There is a comment further down that mentions quiches. I love making mini-quiches for parties–just mix up eggs, chopped onion, tomato, a bit of shredded cheese and pour into mini muffin tins. Bake at 350 for about 10-12 minutes and serve. These are also good for freezing.

        Reply
  5. Oh, what I wouldn’t give to be getting a variety of delicious greens in my CSA. We got spinach for the first time in months this week, but it’s mostly just been mâche, week after week.

    What can’t you do with eggs? 🙂 Quiches, cakes, custards, meringues, marshmallows, omelettes, frittata… although 18 a day does sound like a lot to keep up with!

    Reply
    • Silly question but is the CSA concept alive in France as well? I wouldn’t have thought it so with all of the lovely markets.

      Reply
      • Contrary to popular belief, most of the markets in Paris are NOT farmer-run or based. They are people who buy produce in bulk at the Rungis market, which comes from all over. So yes, CSA is gaining popularity in France as well.

        Reply
  6. John

     /  March 20, 2010

    No. You cannot mash them into potatoes.

    Reply
    • ozarkhomesteader

       /  March 26, 2010

      Sure you can mash greens in potatoes! Rumpledethump is a classic Scottish dish of potatoes mashed with caramelized onions and cabbage or kale. (The original was most likely kale, since it grew in greater abundance in historic Scotland.) I made rumpledethump for Burns Night this year: http://ozarkhomesteader.wordpress.com/2010/01/25/no-haggis-please-burns-scottish-supper/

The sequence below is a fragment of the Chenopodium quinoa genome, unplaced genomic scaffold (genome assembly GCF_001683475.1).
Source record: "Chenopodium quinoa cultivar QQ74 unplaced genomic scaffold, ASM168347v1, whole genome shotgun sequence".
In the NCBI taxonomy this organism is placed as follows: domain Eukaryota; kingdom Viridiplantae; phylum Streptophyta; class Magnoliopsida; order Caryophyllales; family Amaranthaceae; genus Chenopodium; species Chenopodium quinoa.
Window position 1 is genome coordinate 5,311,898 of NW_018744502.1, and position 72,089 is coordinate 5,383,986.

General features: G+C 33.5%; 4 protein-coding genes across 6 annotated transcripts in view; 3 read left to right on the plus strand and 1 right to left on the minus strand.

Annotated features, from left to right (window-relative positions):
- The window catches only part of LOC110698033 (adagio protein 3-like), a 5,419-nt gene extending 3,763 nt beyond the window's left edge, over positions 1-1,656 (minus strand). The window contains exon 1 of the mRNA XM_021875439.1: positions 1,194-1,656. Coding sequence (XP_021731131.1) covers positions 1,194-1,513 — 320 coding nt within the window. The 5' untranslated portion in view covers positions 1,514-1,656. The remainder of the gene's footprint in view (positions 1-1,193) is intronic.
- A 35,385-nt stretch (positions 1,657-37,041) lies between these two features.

Posting this just made me realize I never posted the recipe and what we thought of it. The combination was remarkably delicious.

      Reply
  7. Hi Tammy,

    Thanks for commenting on my blog. I’m a virgin blogger and a comment is sooo exciting!

    I was happy to read that you are a breast cancer survivor, congrats! I am as well, almost 8 years now. It is interesting to me that we both have a veggie and CSA fascination. Health is definitely a big priority for us, now isn’t it?

    I love Swiss Chard, but I’m always grateful when it’s not included in my CSA Bag because I also grow my own. Ditto with Mustard greens. I have those coming out of my you-know-what!

    I do have a few recipes that use greens in general on my blog: Spring Forward Pizza, Linguine with Swiss Chard and Dill/Feta/Rice Bake.

    Take care Tammy!
    Luann

    Reply
    • Thanks for stopping by Luann and letting me know of our commonality. I’ll check out your greens recipes too. I began blogging in January and really have learned a lot!

      Reply
  8. Every time I get overwhelmed by fresh greens of any kind I find myself considering stepping into the world of Vitamix juicing. I have a friend who swears by both the flavor and healthfulness of his bright green smoothies. Here in New Hampshire in March, I’m not knee deep in greens right now, but I could be again in a month or two. I just may do it! I doubt there’s any healthier way to consume leafy vegetables.

    Reply
  9. Gosh, I do understand how endless greens could get tiring (and from the opposite end of the spectrum, it was also tiring as a kid to “be” nagged by the mother to practise my piano scales :P), but right now I’m so envious! My greens in Paris have consisted of 250g bags of raw broccoli for 2.20 Euros, which is pretty much daylight robbery, but I need veggies to balance out the macarons, cheese, and patisserie treats!

    Reply